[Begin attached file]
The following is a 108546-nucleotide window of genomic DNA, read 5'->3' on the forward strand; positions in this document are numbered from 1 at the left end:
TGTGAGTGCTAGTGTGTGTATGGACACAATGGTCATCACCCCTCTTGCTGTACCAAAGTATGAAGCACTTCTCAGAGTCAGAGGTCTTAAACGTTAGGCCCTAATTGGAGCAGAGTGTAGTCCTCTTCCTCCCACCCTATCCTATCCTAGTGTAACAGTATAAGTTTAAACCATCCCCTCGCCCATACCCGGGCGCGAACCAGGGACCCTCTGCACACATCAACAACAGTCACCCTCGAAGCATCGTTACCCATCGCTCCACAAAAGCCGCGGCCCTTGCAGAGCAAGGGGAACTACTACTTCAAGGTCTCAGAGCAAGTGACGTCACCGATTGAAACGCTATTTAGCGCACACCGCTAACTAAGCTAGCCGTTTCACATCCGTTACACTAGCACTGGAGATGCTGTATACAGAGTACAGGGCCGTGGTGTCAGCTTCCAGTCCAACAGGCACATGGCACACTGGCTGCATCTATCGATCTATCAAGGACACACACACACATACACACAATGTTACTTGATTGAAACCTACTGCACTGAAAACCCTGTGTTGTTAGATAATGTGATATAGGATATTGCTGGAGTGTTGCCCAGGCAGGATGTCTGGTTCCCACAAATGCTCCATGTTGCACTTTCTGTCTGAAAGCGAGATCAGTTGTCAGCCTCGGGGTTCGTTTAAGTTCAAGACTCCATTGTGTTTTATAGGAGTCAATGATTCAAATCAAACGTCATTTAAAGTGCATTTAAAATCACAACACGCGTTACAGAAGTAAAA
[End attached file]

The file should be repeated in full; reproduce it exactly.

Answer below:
The following is a 108546-nucleotide window of genomic DNA, read 5'->3' on the forward strand; positions in this document are numbered from 1 at the left end:
TGTGAGTGCTAGTGTGTGTATGGACACAATGGTCATCACCCCTCTTGCTGTACCAAAGTATGAAGCACTTCTCAGAGTCAGAGGTCTTAAACGTTAGGCCCTAATTGGAGCAGAGTGTAGTCCTCTTCCTCCCACCCTATCCTATCCTAGTGTAACAGTATAAGTTTAAACCATCCCCTCGCCCATACCCGGGCGCGAACCAGGGACCCTCTGCACACATCAACAACAGTCACCCTCGAAGCATCGTTACCCATCGCTCCACAAAAGCCGCGGCCCTTGCAGAGCAAGGGGAACTACTACTTCAAGGTCTCAGAGCAAGTGACGTCACCGATTGAAACGCTATTTAGCGCACACCGCTAACTAAGCTAGCCGTTTCACATCCGTTACACTAGCACTGGAGATGCTGTATACAGAGTACAGGGCCGTGGTGTCAGCTTCCAGTCCAACAGGCACATGGCACACTGGCTGCATCTATCGATCTATCAAGGACACACACACACATACACACAATGTTACTTGATTGAAACCTACTGCACTGAAAACCCTGTGTTGTTAGATAATGTGATATAGGATATTGCTGGAGTGTTGCCCAGGCAGGATGTCTGGTTCCCACAAATGCTCCATGTTGCACTTTCTGTCTGAAAGCGAGATCAGTTGTCAGCCTCGGGGTTCGTTTAAGTTCAAGACTCCATTGTGTTTTATAGGAGTCAATGATTCAAATCAAACGTCATTTAAAGTGCATTTAAAATCACAACACGCGTTACAGAAGTAAAA